“Part of the homeless community that was just out somewhere in Gainesville didn't have access to resources,” Breslin said. “It just evolved into so much more of just really figuring out anything we can do to just make sure they're safe.”
Breslin said the homeless typically get food, money and other needs by panhandling. But with most people at home and off the streets, the population does not have access to their typical resources anymore, he said.
According to an article by The Washington Post, with businesses and restaurants closing, homeless people on the streets don’t have open restrooms to use and struggle to maintain good hygiene. Some people who usually depend on street begging for money are now receiving much less than they used to, the Post reported.
The group reached out to Alachua County Community Support Services, a department that provides housing, health and child services to the community, and Meridian Behavioral Healthcare, a facility for mental health support and treatment for substance abuse. Both groups are partnered with Grace Marketplace and are experts on homeless encampments around the area.
They gave the volunteer group a general area to target each week and they began to work together to locate the homeless population spread across Gainesville, he said. Once located, they screened the homeless for the virus, put their information in a database and kept track of them, Breslin said. If they tested positive, the volunteers arranged several hotel rooms, paid for by the county, to isolate them in.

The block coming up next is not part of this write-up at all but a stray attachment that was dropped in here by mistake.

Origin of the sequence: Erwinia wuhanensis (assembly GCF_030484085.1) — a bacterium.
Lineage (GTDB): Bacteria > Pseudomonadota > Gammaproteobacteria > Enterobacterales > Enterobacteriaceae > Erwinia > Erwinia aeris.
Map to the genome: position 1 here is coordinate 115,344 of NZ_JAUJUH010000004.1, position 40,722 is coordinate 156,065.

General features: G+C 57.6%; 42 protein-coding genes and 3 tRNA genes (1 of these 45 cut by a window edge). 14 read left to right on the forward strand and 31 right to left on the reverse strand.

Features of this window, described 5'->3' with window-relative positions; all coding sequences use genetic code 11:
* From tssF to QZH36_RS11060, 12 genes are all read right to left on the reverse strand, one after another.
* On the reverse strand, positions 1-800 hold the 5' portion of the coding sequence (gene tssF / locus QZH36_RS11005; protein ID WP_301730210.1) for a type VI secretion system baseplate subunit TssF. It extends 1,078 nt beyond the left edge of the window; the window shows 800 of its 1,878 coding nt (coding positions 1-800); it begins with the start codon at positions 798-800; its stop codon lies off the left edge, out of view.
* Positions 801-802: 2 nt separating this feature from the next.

They have yet to find positive cases, Breslin said, but the hospital would be prepared to provide treatment to the homeless.
“When you get everyone gloves, when you give everyone hand sanitizer, you know, masks so they can wear when they're panhandling, they can still go on their day-to-day activities and also be safe,” Breslin said.
Dr. Jonathan G. Harrell, the medical director of the UF mobile outreach clinic, said one of the primary goals of the clinic is to provide care for underserved and vulnerable populations, like the homeless community.